"Although there are many reasons why cochlear implants have become as successful as they are in helping deaf people with profound hearing loss to hear sound, it is the courage and commitment of a small group of clinicians and parents of deaf children who were instrumental in the eventual success of this technology for children," said Eisenberg, who was an audiologist on the first pediatric cochlear implant team in 1980.

Since the summer of 1980, HEI and House Clinic surgeons have implanted approximately 600 children. In the early 1990s, typically 12 children per year were implanted. In 2009, House Clinic surgeons performed 74 cochlear implants on children, with 44 of those implants on children under 5 years old.

In the late 1980’s, HEI became the first center in the United States to implant a young child with a multichannel device. The multichannel cochlear implant was FDA-approved for pediatric use in 1990. With the development of multichannel cochlear implants, recipients have been able to realize even greater benefits from this technology.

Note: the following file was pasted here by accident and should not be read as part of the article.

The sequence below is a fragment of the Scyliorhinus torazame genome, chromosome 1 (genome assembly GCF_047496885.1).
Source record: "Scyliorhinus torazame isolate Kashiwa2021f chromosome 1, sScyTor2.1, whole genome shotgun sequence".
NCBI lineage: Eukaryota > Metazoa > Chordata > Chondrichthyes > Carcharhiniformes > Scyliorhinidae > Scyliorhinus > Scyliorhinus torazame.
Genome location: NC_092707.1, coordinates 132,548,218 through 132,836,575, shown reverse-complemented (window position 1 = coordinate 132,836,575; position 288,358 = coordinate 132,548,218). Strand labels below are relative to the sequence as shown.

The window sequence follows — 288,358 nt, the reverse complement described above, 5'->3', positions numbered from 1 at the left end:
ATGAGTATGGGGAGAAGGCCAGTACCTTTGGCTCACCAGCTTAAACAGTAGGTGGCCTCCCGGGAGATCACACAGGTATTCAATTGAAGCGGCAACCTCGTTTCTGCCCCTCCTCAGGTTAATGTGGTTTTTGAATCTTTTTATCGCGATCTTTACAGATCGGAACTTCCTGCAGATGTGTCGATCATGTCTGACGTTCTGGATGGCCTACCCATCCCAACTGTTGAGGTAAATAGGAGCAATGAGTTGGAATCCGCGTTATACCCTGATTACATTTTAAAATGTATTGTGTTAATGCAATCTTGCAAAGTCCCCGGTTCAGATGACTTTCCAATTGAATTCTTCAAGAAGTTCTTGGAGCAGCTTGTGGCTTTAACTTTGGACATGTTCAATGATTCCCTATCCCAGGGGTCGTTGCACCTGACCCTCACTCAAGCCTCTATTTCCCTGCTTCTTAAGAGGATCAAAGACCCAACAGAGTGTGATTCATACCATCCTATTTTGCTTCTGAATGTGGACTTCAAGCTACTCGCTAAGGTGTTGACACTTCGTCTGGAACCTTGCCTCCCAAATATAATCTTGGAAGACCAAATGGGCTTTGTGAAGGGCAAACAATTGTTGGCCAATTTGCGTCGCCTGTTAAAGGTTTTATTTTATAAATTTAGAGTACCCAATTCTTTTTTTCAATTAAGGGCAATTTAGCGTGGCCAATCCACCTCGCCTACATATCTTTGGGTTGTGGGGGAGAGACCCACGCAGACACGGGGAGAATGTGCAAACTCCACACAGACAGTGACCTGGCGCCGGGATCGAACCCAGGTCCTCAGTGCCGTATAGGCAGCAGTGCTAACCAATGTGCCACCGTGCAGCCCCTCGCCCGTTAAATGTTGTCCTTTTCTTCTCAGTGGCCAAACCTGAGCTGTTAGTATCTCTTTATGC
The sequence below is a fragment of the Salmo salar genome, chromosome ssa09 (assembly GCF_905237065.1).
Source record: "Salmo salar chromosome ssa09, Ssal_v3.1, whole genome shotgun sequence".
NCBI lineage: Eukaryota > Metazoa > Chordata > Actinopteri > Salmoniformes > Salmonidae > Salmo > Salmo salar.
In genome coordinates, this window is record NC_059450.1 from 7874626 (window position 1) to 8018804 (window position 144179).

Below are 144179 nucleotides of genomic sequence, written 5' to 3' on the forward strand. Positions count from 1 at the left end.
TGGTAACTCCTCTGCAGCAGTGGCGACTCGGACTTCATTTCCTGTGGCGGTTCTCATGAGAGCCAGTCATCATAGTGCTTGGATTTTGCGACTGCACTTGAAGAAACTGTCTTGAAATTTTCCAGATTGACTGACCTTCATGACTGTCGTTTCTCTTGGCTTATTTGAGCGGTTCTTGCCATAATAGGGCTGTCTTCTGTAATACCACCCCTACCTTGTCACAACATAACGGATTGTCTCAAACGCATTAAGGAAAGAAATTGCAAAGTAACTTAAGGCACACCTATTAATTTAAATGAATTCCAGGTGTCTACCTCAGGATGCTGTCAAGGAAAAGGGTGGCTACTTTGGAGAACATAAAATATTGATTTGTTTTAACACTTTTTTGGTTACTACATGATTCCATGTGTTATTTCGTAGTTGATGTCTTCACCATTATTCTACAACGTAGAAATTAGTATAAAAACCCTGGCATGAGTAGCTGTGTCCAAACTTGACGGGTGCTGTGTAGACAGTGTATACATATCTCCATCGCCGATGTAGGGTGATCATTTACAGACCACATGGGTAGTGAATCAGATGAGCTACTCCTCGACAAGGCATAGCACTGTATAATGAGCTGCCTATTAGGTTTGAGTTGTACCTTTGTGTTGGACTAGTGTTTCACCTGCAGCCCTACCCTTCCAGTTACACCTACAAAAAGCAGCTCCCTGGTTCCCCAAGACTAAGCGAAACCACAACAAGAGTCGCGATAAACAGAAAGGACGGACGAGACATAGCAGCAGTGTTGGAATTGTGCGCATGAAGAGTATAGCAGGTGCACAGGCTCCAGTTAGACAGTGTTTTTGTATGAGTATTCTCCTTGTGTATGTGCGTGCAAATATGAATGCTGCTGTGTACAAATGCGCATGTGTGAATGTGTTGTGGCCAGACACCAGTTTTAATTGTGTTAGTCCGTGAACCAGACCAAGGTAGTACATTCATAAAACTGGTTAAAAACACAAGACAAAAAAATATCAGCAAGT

The FDA approved implanting children at 12 months old in 2000. HEI researchers participated in a national study led by Johns Hopkins University. Findings from this study were published in April 2010, showing the earlier a child with hearing loss is implanted, the more successful the spoken language development outcome is for a child.

Rob Rainey has been a patient of the House Clinic since he was 3 years old. He received his cochlear implant in 1983 when he was about 10. Rainey now has a PhD and works at House Ear Institute as a postdoctoral scientist.